If the United States’ 30 million former Catholics were their own denomination, their church would be larger than the Methodists, Lutherans and Presbyterians. Combined.
The situation is most stark in the Northeast, where the total number of Catholics is dropping in each state between 5 and 20 percent. Parishes are closing. Weekly Mass attendance has reached new lows. Most former Catholics have “just gradually drifted away,” according to a recent Pew poll. Without immigrants, the total Catholic population would be in decline.
What to do?
Jesuit priest and author Tom Sweetser has a plan. Founder and director of the Milwaukee-based Parish Evaluation Project, Sweetser’s most recent book, Keeping the Covenant: Taking Parish to the Next Level (Crossroad), was published in 2007. With Franciscan Sr. Peg Bishop, they put parishes through a rigorous process called the Parish Assessment and Renewal, a unique blend of information-gathering and planning.
The Sweetser program includes the following elements:
- Four months of self-assessment, during which Sweetser and Bishop collect information about the parish.
- A two-week on-site visit with personal interviews, telephone calls to parishioners, and analysis of parish liturgies, programs and ministries.
- A report of what Sweetser and Bishop have observed, and recommendations for the future.
- The report is presented to a gathering of parish leadership. From this information, the leaders fashion a plan for the future direction and renewal of the parish that involves several commissions with specific goals and regular “leadership nights” that bring the commissions together.
- A three-day follow-up visit six months after the initial report to assist in the implementation of the renewal.
Sweetser has long believed that the key “is finding a partner for the pastor who can serve as a mentor to the staff and take on many administrative functions for the pastor.” He continues, “Priests are just not trained for administration.” It is vital for the pastor to realize the most effective use of his time and how to enable lay leaders, says Sweetser.
According to Bishop, “Apathy is not the people’s fault.”
Parish renewal is not just the pastor’s job. Parishioners matter. Laypeople need to sign up at a parish, attend Mass, join in the Mass by singing and connecting with people, contribute their time and resources, and pray at least six minutes a day, says Sweetser.
“People respond when they make the commitment and once you get people praying, they will want to get involved,” he said.
Does Sweetser’s program really work?
Fr. Steve Brice, pastor of 1,700-family St. Anne Parish in Wausau, Wis., thinks so. Sweetser and Bishop’s work “is about conversion of heart among the staff so that the staff begins to believe that every member of this parish is gifted with wisdom,” says Brice.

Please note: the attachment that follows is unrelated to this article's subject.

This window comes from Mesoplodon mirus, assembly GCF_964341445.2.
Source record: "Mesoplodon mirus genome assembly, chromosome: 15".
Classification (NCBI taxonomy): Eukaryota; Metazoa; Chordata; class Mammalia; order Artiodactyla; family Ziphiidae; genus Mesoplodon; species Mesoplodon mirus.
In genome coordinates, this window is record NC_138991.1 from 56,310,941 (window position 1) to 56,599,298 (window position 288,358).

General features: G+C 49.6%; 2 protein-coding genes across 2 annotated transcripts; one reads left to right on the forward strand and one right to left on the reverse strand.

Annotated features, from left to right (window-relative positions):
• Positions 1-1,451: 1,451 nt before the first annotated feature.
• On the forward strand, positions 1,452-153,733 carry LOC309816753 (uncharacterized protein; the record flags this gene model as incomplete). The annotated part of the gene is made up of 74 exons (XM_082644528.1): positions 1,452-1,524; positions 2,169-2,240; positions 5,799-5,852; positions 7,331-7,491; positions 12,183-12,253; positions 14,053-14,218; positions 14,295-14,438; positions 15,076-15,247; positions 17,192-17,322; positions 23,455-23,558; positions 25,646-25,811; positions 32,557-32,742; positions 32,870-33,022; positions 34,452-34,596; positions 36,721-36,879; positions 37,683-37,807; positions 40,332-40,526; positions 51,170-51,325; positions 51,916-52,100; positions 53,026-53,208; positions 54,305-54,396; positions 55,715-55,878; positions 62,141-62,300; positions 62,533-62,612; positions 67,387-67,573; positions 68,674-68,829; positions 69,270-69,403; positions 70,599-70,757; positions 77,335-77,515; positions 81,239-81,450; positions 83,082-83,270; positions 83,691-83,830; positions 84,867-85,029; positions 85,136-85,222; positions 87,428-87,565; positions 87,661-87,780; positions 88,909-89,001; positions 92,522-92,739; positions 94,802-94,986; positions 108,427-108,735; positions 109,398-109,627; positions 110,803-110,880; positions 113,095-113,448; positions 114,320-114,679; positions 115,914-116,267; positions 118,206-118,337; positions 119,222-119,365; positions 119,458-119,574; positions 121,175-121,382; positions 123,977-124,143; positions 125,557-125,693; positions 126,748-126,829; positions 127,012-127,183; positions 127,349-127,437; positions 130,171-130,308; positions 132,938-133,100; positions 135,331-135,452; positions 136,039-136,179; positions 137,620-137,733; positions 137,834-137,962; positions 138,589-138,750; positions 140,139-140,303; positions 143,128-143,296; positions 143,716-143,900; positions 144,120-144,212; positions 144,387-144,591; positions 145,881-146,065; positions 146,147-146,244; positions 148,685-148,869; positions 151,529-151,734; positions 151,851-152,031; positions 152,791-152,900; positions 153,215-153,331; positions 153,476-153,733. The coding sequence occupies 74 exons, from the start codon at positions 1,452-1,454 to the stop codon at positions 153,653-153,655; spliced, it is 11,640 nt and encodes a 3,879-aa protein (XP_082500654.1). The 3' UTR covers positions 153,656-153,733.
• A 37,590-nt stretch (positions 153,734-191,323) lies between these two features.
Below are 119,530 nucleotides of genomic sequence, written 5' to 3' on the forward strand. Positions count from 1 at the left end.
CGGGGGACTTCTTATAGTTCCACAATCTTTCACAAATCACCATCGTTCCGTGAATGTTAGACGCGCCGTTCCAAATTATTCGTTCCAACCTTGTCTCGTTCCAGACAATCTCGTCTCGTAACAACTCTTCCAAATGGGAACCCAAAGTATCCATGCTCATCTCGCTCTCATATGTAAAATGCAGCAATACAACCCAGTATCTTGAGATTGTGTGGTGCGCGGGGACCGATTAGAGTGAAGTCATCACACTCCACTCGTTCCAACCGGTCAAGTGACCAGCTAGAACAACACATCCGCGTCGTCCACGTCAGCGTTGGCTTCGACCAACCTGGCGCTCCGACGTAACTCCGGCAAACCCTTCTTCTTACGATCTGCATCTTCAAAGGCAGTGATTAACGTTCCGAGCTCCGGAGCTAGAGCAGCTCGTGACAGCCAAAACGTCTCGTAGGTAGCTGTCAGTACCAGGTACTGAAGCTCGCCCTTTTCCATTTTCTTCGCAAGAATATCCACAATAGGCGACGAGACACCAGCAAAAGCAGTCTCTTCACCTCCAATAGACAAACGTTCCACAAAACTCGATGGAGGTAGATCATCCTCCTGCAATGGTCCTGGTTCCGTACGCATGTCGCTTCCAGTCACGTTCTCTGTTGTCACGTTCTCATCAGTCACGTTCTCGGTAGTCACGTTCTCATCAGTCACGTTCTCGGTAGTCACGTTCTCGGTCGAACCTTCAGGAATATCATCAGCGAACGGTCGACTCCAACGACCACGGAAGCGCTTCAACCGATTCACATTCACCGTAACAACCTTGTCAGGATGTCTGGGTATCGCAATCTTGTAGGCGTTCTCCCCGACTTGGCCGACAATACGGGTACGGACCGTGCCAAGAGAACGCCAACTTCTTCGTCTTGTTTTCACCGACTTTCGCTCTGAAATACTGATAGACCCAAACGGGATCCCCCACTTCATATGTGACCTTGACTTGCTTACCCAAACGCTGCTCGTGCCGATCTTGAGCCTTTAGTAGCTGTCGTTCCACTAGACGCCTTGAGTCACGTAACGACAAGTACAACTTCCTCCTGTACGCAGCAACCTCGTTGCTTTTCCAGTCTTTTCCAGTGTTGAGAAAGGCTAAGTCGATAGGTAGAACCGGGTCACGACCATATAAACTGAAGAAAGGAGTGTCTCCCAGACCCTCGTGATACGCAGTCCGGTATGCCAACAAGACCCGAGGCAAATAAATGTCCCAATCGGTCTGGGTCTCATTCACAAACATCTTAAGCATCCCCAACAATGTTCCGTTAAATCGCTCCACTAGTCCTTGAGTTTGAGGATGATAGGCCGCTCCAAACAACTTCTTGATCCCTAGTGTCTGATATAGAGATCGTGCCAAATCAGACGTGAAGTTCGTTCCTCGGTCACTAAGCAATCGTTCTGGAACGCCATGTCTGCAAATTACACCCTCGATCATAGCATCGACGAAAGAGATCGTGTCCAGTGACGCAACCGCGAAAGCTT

One small change has made a big difference. Instead of the pastor creating an agenda and running a meeting, the agenda is created jointly with the staff. The meeting facilitator is rotated among staff. “Just this simple change in process has released many new ideas and much good energy in the staff,” Brice says.
St. Anne has created five commissions and has identified a partner for the pastor by upgrading the role of business administrator to parish administrator responsible for guiding the parish through this period of transformation. This enables Brice to reduce his work overload and the parish to gain from a talented staff member.
Jesuit Fr. Craig Boly, pastor of 2,600-family St. Pius X Parish in Portland, Ore., said that “people are coming out of the woodwork” as a result of Sweetser’s program. Boly’s “partner in ministry” is a seasoned executive, Emma Dennis, who is his “umbrella against bad weather,” says Boly. “It’s so much fun now as pastor.”
Sweetser and Bishop “model collaborative church,” Boly says.
According to Brice, “More than anyone else I know, Sweetser has the vision and leadership style worked out in detail. His mixture of spiritual depth, hardheaded business sense, years of experience with and love for the local church make him a unique voice in our church with a message it is in critical need of hearing.”
Tom Gallagher is a regular contributor to NCR. Ideas for a “Mission Management” story? Contact him at firstname.lastname@example.org.
To learn more about Sweetser's work, go to www.pepparish.org
To get a sense of parish commissions at work, visit the Church of St. Anne's Web site, www.stanneswausau.org, and click on the "Parish Renewal" tab found on the left side.
You may also visit St. Piux's Web site at www.stpius.org